Don’t Hide

DON'T RUNAWAY FROM THE RUNWAY

Dan attracts A LOT of attention, and it’s not always positive. There’s no place to hide when I’m with him. He makes noises, flaps his hands, skips and jumps as we are “walking” to our destination. Normally, people are pretty cool with his behavior but I caught a couple of weird looks from people when we went out the other day.

I have to admit, I don’t always feel comfortable being on display this way. I want to share my creations, new items in my shop, my museum talks…my frailties, not so much. But because of Dan’s unique mannerisms, he has become my agent, so to speak. He draws people to me giving me opportunities to tell my story and point people to God, the source of my joy.

Last year,  we went to the Natural History Museum and on our way back on the train we met a man who started asking questions about Dan, the train was crowded, Dan was making noise and, of course, all eyes were on him. Long story short, our conversation led to a talk about God and I ended up inviting him to our church.

“No place to hide is the only place to be”

-Seth Godin

So, if that unwanted attention leads someone to God, then, here I am Lord. No place to hide is indeed the only place to be.

You are out on display for a reason, a deeper purpose. You just have to trust, show up, and strut your stuff, vulnerabilities and all. Don’t shy away from the attention. Tell your story. Don’t run away from the runway.

*Much of this was written two years ago.

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God Does Not Care that you have a Special Needs Child

GOD DOES NOT CAREGod is in the business of resurrecting! Let me explain…

This was the title of a sermon given by Bishop Michael Lunsford (may he rest in peace) , five years ago.

When he announced the title, I was like “wait, what?” We are so used to hearing that God cares that this caught me off guard. He then went on to talk about his difficult upbringing, fraught with hardship and dysfunction and how unlikely a candidate he was to be ordained a pastor, let alone a bishop.

God didn’t seem to care that this Bishop came from a family that clearly had issues. He was called anyway. I just want to encourage you that, whatever you are going through, it’s not the end of the road for you and your dreams. God doesn’t care about your background, or what happened to you, or about your crazy dysfunctional family, or the fact that you are broke, or maybe, if you are like me, that you have two special- needs kids . He wants to use you anyway.

When Dan was born and I decided to stay home for good because of his diagnosis, it forced me to think about what I really wanted to do with my life. Could God possibly use me now that I was a special-needs mom to two kids? My previous job as an art teacher re-introduced me to art-making and that part of myself was re-awakened. I opened up my shop, http://www.nelarte.etsy.com (Nelarte- previously Nelesc Designs), when Dan was 14 months old, and although not running in full force,  it’s still there.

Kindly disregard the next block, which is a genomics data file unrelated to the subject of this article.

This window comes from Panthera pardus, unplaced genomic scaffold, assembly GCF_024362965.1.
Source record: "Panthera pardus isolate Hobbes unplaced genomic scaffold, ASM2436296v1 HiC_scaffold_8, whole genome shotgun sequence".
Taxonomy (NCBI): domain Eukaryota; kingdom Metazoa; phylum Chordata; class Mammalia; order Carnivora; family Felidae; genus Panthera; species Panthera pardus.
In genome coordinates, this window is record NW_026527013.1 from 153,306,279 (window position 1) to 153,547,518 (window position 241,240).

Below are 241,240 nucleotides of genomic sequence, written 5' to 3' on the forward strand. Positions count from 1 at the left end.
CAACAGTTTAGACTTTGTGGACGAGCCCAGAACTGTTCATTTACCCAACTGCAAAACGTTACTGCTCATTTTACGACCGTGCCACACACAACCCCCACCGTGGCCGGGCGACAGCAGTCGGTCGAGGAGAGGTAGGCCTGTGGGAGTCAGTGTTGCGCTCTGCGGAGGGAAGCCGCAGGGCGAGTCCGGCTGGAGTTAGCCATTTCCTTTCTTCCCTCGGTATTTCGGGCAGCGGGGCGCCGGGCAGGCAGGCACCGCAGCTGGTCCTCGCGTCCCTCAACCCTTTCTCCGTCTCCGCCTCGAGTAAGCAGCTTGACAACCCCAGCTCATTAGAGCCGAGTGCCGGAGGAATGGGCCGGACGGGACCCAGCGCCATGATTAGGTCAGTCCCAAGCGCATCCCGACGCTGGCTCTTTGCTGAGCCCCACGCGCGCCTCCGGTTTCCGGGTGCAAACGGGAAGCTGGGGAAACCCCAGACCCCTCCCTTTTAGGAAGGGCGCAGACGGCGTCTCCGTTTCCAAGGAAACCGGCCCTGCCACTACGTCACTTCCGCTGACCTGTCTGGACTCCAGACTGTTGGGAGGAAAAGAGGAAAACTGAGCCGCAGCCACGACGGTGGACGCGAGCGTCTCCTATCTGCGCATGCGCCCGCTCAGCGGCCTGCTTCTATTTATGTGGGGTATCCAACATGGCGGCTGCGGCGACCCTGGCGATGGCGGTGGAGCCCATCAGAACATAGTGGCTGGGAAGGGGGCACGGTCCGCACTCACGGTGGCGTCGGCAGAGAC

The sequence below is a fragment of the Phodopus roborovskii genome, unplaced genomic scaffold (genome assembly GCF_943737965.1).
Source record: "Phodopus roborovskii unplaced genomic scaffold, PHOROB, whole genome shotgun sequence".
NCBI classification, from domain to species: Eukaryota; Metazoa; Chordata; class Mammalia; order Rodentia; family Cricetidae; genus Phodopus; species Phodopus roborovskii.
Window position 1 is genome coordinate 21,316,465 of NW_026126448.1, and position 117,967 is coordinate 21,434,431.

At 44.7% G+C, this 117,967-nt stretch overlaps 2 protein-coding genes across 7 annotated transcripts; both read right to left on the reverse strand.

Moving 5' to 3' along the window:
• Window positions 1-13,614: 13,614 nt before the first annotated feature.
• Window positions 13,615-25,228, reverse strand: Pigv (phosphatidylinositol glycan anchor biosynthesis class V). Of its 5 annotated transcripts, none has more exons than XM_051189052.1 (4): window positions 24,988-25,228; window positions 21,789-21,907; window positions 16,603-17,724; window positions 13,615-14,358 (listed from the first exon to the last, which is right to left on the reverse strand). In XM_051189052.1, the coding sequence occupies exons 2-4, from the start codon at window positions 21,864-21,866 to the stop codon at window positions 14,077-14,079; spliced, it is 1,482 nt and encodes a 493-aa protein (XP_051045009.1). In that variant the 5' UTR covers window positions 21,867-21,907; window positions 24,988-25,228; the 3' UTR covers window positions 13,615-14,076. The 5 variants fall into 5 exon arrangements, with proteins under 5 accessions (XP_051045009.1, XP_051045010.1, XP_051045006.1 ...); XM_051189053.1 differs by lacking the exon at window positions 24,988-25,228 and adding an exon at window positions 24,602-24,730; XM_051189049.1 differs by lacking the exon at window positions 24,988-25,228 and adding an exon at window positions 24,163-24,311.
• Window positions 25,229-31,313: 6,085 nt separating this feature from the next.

Seven years after opening my shop I re-discovered my other passion, art history and museum work, and returned to work with an amazing organization called Arts & Minds which combines my passion for people and art. And guess what? My experience as a mom to two children with autism is valued there.

What I am trying to say is that God is in the business of re-awakening, rediscovering, and yes…resurrecting!

That day, before that sermon, I was struggling with self doubt but I felt like God zoned in on me and told me loud and clear I DON’T CARE THAT YOU HAVE TWO SPECIAL NEEDS KIDS, I STILL WANT TO USE YOU. YOUR LIFE IS NOT OVER, IT IS JUST BEGINNING!

Today, God is telling someone reading this, the same thing.

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*Stories like these will appear in my second book about self care coming soon.

You Are Allowed to Turn the Special-Needs Talk Off

SPECIAL NEEDS TALK OFF

I know it’s probably kind of weird that I posted this right in the middle of Autism Awareness Month when we want to get people talking about autism but…sometimes I have the need to turn the special -needs talk off. Does that happen to you too? Maybe it’s time we, as autism moms, also bring awareness to that part of our lives.

There have been times when – at a banquet, at church, some fashion function,  a gallery opening,  an informal get together  –  I have been approached by people wanting to talk to me about a movie they saw about autism, or about a friend of a friend whose child just got diagnosed. They give me books about autism, movie recommendations, information about doctors promising a new cure,…it can sometimes get a bit overwhelming when all I want to do is be Nellie and have a good time. Like an actor who gets type-cast because we are used to them playing a certain part, I imagine it’s the same for special-needs mom bloggers who talk about their children all the time in hopes to bring awareness. We want awareness but sometimes we need a break.